To say that seller was mad would be an understatement. First, she shouted me up and down, and then she decided she wasn’t going to pay me that commission, despite the fact that it was me who’d actively sold that house. Further, she refused to discuss this with me. Then she decided she wouldn’t speak to me at all anymore, she’d only talk to my broker.

At the time, that $90K commission was a good chunk of my year. The total commission on the sale was $180K and she wanted to see if she could make sure the buyer’s agent was the one to receive it all, again, even though I’d done nothing to hurt her or the full-ask sale that I had negotiated.

Three days before close, she sent me a scathing email, insulting everyone from me to my mother to my neighbor’s dog. Ultimately, she said she’d give me my commission but she would not give me a recommendation.

I was so upset with myself after this because in retrospect, I see where I went wrong. When I had that initial phone call with her, I wanted to get out of the metaphorical rain as soon as possible, so I didn’t go into the level of detail that I should have. Even though she wasn’t impacted and in no way was her sale threatened, I’m not sure I made that clear. I also should have accepted full responsibility for the error, even though I wasn’t the one who filled out the paperwork. Ultimately the buck stops with me. Finally, I should have been cross-referencing those dates again and again to make sure this never happened in the first place.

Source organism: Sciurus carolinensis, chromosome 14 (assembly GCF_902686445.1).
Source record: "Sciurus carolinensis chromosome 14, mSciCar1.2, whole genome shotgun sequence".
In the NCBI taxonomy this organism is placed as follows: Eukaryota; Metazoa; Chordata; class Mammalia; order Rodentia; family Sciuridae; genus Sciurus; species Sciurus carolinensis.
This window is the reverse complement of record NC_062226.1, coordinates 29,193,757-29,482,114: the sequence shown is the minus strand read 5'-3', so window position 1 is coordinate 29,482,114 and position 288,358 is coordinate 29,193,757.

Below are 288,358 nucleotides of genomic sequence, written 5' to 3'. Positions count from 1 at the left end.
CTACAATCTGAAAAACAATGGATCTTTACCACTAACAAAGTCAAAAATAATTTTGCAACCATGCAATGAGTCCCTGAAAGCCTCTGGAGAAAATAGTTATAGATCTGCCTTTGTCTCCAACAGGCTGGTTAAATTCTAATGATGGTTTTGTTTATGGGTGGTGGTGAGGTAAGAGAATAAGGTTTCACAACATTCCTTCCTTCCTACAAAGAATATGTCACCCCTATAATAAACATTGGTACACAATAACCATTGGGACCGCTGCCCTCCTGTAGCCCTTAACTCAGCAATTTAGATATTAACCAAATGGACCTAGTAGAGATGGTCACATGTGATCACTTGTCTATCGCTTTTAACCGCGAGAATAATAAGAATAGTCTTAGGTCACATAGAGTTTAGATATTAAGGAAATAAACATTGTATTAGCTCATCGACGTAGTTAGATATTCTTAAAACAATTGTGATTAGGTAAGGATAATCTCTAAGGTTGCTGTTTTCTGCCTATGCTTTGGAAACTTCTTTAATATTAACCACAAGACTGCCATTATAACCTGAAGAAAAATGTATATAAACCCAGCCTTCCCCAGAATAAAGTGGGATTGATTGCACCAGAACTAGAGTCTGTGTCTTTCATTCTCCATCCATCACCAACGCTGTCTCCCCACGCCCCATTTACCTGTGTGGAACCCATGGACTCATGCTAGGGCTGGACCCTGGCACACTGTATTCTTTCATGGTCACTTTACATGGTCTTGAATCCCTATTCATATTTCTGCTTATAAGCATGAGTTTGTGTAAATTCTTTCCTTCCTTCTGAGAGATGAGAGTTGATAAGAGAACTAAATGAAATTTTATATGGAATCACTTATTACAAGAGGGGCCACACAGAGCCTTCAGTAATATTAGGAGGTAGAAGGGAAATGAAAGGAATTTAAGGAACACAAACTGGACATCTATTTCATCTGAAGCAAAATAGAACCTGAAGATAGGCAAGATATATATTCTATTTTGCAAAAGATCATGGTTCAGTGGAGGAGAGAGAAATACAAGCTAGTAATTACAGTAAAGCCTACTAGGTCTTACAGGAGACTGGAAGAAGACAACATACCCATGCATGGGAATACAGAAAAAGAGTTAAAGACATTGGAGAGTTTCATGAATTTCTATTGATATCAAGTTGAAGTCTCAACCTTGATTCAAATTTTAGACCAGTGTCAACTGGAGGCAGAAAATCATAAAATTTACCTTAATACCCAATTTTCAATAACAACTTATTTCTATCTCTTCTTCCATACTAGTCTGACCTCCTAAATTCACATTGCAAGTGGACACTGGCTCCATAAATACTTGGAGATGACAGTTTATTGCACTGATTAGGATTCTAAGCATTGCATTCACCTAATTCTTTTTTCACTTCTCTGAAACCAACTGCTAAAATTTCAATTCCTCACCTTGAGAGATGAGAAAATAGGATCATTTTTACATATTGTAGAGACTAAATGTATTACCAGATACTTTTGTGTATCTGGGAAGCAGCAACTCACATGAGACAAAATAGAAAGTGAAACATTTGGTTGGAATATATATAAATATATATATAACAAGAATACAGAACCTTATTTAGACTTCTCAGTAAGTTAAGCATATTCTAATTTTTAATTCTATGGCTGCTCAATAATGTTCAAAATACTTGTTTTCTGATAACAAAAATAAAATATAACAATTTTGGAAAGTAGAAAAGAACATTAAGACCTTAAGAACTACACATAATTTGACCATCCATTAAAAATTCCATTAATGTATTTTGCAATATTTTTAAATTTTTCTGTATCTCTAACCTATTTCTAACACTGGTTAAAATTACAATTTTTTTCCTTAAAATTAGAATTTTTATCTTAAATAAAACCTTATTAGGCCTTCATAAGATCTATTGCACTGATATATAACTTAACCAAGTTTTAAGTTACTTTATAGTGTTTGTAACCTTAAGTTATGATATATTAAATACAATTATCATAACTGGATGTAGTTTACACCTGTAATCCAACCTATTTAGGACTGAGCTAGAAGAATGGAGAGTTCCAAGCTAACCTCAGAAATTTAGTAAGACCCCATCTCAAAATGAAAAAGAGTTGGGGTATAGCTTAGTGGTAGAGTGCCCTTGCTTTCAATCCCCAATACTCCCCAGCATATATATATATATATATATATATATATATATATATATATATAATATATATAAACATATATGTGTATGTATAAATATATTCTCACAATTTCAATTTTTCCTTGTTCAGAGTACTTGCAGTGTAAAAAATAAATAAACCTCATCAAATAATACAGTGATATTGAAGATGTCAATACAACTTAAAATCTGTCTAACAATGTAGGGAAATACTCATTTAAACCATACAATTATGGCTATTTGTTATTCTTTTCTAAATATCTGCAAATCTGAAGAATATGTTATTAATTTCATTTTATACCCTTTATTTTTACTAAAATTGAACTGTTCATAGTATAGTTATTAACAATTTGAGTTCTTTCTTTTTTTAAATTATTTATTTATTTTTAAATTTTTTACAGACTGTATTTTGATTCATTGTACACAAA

Instead of running from the rain, I should have run toward it harder. In the end, I was still able to have gotten her what she wanted and I helped her move to the next stage of her life. My hope is when she reflects on this, she can do so with the kindness of retrospect. I know this, though—if I had sold this woman the wrong house, I would not be selling real estate today; she’d have made sure of that.

So if y’all take anything from this story, it’s that when something goes wrong, the faster you get to the solution, the quicker you’ll get yourselves out of the storm.

Not pictured: your pot of gold. Photo by Mateus Campos Felipe on Unsplash


The Most Influential Real Estate Agent

I am super excited to be talking to an old friend today. She’s someone I met on Clubhouse at the beginning of the pandemic as we agents were all trying to figure out our next steps back when everything was in chaos the last time. I just loved her because she was a voice of reason. And obviously, she came up with a plan because she’s since been named the most influential real estate agent in Las Vegas! That’s right, my Glennda’s Guru guest today is Cami Lincowski!

If you’re going to be influenced, make sure it’s by someone as competent as Cami!


Where the Buffalo Roam

The rainbow at the end is always worth facing the storm.

Glennda Baker


Invest in Yourself

Today we’re looking at my listing at 3790 Crestland Lane. There’s so much to love about this place, from the luxury finishes to the A-rated school district to the sun-drenched rooms. But what’s most significant about this property is how it appreciated from $550,000 to $950,000 in a few short years!

You’d be so nice to come home to.

Okay, fine, maybe your NVDA stock has doubled but you can’t live in it, it’s not a secured investment, and there’s no clubhouse access. (And just try swimming in your portfolio when it’s 100 degrees outside.) Much like going to Paris, investing in real estate is always a good idea.